When you are going through divorce, you may become worried when you are trying to figure out how you are going to pay for everything on your own. This can be especially troublesome for those you do not have an established career or have spent the last few years as a househusband or housewife. One way the Massachusetts courts make sure you are not left out on the streets is with alimony.
Alimony is essentially financial support paid from one spouse to the other. It is typically deemed “rehabilitative,” meaning it is only paid as long as the receiving spouse needs it to become self-supporting. This can include time to get an education or training, plus finding a viable job. If they are unable to hold a good job due to physical or mental limitations, alimony may be paid indefinitely. If the recipient remarries, their new spouse is responsible for their wellbeing and alimony stops.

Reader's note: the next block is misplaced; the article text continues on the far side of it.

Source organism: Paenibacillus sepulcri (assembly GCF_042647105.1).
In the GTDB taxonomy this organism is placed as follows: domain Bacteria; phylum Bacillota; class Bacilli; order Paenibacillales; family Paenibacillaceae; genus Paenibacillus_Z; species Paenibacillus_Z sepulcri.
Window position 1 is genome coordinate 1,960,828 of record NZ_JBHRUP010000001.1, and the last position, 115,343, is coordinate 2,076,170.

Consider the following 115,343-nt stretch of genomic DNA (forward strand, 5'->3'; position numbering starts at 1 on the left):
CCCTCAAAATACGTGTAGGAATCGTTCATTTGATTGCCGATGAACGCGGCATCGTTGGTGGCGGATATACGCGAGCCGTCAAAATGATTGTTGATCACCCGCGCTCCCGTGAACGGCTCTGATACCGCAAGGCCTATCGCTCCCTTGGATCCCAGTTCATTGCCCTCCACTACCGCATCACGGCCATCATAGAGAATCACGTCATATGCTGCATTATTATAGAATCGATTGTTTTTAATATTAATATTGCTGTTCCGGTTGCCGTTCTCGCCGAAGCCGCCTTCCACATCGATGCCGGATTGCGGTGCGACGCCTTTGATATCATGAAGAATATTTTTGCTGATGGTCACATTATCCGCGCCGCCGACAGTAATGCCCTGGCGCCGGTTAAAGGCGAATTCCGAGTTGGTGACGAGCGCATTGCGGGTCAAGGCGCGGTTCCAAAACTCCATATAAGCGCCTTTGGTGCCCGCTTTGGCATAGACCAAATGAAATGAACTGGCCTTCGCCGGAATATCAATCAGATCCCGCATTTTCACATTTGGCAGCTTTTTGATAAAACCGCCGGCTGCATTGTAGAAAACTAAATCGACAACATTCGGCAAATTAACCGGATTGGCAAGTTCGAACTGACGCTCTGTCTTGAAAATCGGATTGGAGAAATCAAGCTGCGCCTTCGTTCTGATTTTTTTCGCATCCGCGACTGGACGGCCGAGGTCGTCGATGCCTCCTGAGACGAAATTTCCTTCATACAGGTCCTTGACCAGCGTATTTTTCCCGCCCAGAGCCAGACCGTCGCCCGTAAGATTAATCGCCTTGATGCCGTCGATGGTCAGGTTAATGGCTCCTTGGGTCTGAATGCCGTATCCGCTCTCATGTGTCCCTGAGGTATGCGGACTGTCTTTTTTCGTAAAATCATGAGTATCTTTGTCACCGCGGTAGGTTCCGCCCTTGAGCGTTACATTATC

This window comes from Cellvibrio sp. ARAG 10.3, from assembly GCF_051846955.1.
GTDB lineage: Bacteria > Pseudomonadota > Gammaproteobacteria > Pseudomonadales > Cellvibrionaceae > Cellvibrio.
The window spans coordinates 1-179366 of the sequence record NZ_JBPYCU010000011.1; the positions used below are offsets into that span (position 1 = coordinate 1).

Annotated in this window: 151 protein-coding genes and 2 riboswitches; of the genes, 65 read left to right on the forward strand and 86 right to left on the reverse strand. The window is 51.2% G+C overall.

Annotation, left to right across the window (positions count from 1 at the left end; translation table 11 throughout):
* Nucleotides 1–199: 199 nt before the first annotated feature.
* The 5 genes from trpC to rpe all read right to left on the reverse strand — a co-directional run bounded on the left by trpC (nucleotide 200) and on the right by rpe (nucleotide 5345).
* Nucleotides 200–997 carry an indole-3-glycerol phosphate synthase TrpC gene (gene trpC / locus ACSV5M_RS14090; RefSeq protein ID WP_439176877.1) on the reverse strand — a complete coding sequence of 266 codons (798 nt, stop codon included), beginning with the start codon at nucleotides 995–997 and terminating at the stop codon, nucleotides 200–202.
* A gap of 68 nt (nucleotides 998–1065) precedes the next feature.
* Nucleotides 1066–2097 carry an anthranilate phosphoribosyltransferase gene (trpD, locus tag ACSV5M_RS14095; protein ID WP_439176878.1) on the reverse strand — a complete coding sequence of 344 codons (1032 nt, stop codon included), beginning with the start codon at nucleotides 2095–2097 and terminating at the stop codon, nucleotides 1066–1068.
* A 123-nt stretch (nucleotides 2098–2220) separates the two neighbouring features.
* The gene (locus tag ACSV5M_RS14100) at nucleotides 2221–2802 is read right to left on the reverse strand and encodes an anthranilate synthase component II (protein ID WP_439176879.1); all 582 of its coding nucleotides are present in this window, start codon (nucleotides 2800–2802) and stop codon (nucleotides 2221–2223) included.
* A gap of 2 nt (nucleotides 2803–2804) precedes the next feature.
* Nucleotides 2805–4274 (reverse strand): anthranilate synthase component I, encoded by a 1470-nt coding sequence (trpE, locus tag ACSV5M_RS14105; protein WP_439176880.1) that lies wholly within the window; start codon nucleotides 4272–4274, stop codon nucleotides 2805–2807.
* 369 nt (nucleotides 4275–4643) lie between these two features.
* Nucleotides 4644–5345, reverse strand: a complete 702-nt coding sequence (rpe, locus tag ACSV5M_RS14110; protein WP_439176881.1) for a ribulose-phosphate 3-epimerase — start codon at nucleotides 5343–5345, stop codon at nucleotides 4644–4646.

When it comes to calculating payments, there are a few factors considered. First, the spouses’ financial, emotional and physical states are considered. This includes both the potential recipient and the payer; the courts generally will not assign alimony that leaves the payer in poverty. Next, as mentioned above, the length of time needed for training for a job is considered. Finally, the marriage itself is taken into consideration. This includes two factors: how long you were married, and your standard of living while you were together.
If you have been assigned an unfair alimony, or the alimony you are receiving has gone unpaid, contacting a family law attorney may be beneficial.